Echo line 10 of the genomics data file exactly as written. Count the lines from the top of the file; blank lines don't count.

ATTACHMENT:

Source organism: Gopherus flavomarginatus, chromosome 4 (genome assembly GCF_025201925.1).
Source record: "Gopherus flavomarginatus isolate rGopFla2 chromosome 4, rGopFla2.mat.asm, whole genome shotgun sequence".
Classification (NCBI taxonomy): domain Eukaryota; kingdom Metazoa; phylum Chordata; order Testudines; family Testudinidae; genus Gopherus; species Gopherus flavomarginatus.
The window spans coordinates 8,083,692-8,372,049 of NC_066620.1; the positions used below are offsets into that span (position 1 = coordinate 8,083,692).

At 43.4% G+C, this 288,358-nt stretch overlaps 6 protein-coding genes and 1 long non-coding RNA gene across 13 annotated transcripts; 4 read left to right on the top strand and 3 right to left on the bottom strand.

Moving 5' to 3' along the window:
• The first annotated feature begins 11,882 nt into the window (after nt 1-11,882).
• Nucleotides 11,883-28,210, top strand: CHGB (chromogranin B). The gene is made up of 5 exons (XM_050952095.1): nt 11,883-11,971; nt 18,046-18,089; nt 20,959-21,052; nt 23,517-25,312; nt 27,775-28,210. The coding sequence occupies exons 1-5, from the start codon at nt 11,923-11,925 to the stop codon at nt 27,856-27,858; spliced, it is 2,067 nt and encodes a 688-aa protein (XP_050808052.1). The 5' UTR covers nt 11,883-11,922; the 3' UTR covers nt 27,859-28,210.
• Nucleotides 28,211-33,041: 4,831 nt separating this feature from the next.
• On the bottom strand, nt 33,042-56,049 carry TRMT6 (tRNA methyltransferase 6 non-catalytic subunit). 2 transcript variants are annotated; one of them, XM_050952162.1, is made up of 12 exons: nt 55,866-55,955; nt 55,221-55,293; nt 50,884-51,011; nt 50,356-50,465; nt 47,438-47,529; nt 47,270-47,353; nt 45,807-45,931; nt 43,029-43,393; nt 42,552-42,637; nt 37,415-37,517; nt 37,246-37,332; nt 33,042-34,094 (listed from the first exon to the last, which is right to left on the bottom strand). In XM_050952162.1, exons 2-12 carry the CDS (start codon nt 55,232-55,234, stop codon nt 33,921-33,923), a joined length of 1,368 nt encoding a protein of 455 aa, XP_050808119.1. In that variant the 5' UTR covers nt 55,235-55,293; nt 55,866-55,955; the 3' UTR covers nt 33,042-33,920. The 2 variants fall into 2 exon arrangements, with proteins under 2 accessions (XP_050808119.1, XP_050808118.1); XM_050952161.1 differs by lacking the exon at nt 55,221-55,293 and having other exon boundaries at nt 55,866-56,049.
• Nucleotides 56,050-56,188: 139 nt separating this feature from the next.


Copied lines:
• On the bottom strand, nt 33,042-56,049 carry TRMT6 (tRNA methyltransferase 6 non-catalytic subunit). 2 transcript variants are annotated; one of them, XM_050952162.1, is made up of 12 exons: nt 55,866-55,955; nt 55,221-55,293; nt 50,884-51,011; nt 50,356-50,465; nt 47,438-47,529; nt 47,270-47,353; nt 45,807-45,931; nt 43,029-43,393; nt 42,552-42,637; nt 37,415-37,517; nt 37,246-37,332; nt 33,042-34,094 (listed from the first exon to the last, which is right to left on the bottom strand). In XM_050952162.1, exons 2-12 carry the CDS (start codon nt 55,232-55,234, stop codon nt 33,921-33,923), a joined length of 1,368 nt encoding a protein of 455 aa, XP_050808119.1. In that variant the 5' UTR covers nt 55,235-55,293; nt 55,866-55,955; the 3' UTR covers nt 33,042-33,920. The 2 variants fall into 2 exon arrangements, with proteins under 2 accessions (XP_050808119.1, XP_050808118.1); XM_050952161.1 differs by lacking the exon at nt 55,221-55,293 and having other exon boundaries at nt 55,866-56,049.